Newly released data from Single Touch Payroll has revealed that 56,000 workers who were previously on JobKeeper have lost their jobs. This is an increase in 16,000 which is up from the figures of 40,000 jobs from the data published two weeks ago.

“The data suggested that up to 40,000 former JobKeeper workers lost employment in the first two weeks following the end of JobKeeper. We now have an extra two weeks of data and across the four weeks, around 56,000 former JobKeeper workers lost employment” said the Treasury secretary.

It is important to note that in regards to the net labour market impact, around 400,000 people move into and out of employment in a normal month and we would expect many of those who lost employment at the end of JobKeeper to regain employment in coming weeks.

The latest figures follow last months findings which revealed that between 16,000 and 40,000 workers on JobKeeper had lost employment after the $90 billion wage subsidy program ended on 28th March.

The figures, are drawn from estimates from Single Touch Payroll microdata for the fortnight which ended on Sunday 11th April, are well below the predicted 100,000 to 150,000 job losses that the Treasury had previously anticipated. The Commonwealth Bank of Australia had also earlier predicted that there would be up to 110,000 job losses due to the discontinuation of JobKeeper.

The figures appear to confirm that the employment losses associated with the completion of JobKeeper won’t derail the broader labour market recovery.

The early indicators suggest that despite there being job losses associated with the end of the wage subsidy program, many of these workers appear to have found, or already had, other jobs and have benefited from the broader strength of the labour market.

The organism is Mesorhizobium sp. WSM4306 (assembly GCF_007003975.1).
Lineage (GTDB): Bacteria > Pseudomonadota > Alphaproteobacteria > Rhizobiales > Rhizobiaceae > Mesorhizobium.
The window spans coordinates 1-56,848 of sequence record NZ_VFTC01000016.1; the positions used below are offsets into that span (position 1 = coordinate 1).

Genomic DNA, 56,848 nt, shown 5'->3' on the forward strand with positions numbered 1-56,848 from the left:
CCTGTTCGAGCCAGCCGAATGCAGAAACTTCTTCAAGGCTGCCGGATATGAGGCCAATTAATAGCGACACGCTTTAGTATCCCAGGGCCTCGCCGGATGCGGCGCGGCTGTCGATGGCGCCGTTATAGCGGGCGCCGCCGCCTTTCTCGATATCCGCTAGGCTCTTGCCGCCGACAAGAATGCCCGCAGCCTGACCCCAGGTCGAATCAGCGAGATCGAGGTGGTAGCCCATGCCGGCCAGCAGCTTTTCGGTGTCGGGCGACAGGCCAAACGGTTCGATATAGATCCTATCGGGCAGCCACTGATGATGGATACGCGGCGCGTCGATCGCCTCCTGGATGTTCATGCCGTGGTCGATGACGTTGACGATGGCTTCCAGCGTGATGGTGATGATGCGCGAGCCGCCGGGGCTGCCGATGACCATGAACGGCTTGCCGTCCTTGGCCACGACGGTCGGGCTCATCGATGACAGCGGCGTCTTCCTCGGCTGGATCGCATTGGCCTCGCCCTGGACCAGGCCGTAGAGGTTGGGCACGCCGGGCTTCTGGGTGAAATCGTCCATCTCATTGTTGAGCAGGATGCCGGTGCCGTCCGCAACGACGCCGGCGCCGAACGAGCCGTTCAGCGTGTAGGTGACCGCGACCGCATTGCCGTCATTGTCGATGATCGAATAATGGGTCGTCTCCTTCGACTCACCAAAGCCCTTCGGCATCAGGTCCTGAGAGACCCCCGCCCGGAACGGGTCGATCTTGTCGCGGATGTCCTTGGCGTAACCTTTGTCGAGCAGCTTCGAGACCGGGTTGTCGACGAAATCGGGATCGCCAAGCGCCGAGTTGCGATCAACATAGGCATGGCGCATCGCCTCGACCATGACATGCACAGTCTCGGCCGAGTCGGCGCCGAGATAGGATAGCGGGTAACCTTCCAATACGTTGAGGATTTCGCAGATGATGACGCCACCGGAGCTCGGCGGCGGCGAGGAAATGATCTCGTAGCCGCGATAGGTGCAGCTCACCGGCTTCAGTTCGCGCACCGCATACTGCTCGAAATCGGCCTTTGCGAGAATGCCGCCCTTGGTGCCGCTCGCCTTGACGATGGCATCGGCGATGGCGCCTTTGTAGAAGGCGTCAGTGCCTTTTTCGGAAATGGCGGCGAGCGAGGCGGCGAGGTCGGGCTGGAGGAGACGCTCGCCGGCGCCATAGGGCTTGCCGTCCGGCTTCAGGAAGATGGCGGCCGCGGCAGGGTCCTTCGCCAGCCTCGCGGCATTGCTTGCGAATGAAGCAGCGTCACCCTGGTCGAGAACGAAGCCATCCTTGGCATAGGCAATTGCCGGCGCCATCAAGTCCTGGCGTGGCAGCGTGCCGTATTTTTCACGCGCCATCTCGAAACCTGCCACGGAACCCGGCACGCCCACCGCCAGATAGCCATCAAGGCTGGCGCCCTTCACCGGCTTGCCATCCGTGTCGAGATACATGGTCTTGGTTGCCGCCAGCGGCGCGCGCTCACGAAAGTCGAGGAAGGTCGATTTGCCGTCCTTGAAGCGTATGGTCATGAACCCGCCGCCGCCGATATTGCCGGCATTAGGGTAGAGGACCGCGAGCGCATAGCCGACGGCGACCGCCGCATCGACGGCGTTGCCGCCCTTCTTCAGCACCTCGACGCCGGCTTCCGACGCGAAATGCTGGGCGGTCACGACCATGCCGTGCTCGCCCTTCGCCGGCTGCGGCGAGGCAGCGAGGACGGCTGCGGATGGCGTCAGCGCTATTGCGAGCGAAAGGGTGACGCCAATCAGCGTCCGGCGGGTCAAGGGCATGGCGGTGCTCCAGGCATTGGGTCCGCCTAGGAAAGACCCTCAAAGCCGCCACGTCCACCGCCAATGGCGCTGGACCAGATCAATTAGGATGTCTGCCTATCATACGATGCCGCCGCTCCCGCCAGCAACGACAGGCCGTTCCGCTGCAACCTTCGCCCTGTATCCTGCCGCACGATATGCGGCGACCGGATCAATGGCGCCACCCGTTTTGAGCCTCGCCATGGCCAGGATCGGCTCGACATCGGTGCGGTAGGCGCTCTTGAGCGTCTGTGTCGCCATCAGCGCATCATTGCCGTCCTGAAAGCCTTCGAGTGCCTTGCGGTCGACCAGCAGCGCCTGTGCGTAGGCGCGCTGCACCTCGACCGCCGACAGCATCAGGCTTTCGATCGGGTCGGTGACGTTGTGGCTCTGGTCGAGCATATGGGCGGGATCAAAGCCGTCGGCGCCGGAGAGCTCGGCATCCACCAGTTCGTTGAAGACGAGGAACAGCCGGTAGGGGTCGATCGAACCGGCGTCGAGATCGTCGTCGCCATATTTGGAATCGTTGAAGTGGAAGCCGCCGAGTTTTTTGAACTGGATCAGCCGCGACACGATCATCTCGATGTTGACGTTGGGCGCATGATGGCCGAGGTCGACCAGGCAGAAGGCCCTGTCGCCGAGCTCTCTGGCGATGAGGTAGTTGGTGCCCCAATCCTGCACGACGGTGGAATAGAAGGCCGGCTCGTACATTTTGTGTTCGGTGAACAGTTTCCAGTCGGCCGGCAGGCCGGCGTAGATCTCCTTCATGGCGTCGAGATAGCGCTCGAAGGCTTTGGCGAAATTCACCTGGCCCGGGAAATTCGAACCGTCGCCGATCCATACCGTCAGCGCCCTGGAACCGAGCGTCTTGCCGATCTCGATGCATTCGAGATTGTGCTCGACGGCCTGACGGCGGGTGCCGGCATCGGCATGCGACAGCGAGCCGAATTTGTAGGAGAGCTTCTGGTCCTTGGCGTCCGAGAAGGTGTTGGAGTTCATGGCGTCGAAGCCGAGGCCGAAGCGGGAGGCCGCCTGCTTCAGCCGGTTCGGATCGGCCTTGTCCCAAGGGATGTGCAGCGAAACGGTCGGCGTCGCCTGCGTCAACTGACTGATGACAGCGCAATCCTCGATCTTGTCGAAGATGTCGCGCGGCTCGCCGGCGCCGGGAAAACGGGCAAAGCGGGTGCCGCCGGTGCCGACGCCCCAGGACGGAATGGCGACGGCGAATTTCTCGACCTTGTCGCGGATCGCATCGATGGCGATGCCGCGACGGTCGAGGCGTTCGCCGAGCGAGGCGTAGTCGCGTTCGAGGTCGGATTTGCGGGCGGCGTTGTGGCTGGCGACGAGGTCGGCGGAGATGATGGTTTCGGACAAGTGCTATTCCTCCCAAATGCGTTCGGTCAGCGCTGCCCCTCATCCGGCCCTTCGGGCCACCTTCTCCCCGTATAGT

Now that unemployment is currently down to 5.6 percent, the Treasury expects the unemployment rate to reach 5 percent by the end of 2022, and 4.5 percent by 2023–24.

“Early indicators suggest that, while there have been some job losses associated with the end of the program and there may be more in the future,” Dr Kennedy said, “the strength of the broader labour market has meant that many of these individuals are finding jobs” said the Treasury secretary.

Right up until it’s completion on Sunday 28th March, JobKeeper remained to be a critical economic lifeline for 372,000 Australian businesses.  

New research shows that almost a quarter of Melbourne based businesses were dependent on help from the scheme during its final phase.

Businesses in regional parts of the country fared better than those in the capital cities during the final stage of the $93 billion wage subsidy scheme. Despite this, tourism hotspots such as Byron Bay and Port Douglas remained heavily reliant on the taxpayer-funded assistance right until the end.

Overall, 15 percent of Australia’s 2.4 million businesses accessed JobKeeper in January 2021. Businesses still receiving JobKeeper in January were among the most at risk of going insolvent from the medium to long-term fall out of the pandemic. Craig Dangar notes that there has been an uplift in inquiry from businesses that are looking to explore expansion options to recover revenue lost during the JobKeeper period and an acknowledgment that there will still be structural changes required.

The number of businesses on JobKeeper had dropped significantly since the early months of the scheme – from 40 percent in August 2020 to 15 per cent in January 2020.

During the same period of time, Australia’s unemployment rates have improved since the pandemic peak in July 2020. This demonstrates that ultimately JobKeeper has been a success in maintaining the level of demand for goods and services.

The strict lockdown that Melbourne endured during its second wave of the pandemic meant that 46 percent of the businesses in Victoria were on JobKeeper during July and August last year. This percentage fell from 46 percent to 24 percent during the final phase of the scheme.

In January 2021 Sydney had a total of 17 percent of businesses receiving JobKeeper. 13 percent of Brisbane and Adelaide businesses were on JobKeeper and 11 percent of Perth businesses were still on the scheme during this same timeframe.

13 percent of businesses in non-metropolitan Victoria were on JobKeeper in January 2021. During same timeframe 12 percent of non-metropolitan businesses in Queensland, 11 percent of non-metropolitan businesses in New South Wales and Tasmania were also on JobKeeper during January 2021.

Post Author: Craig Dangar

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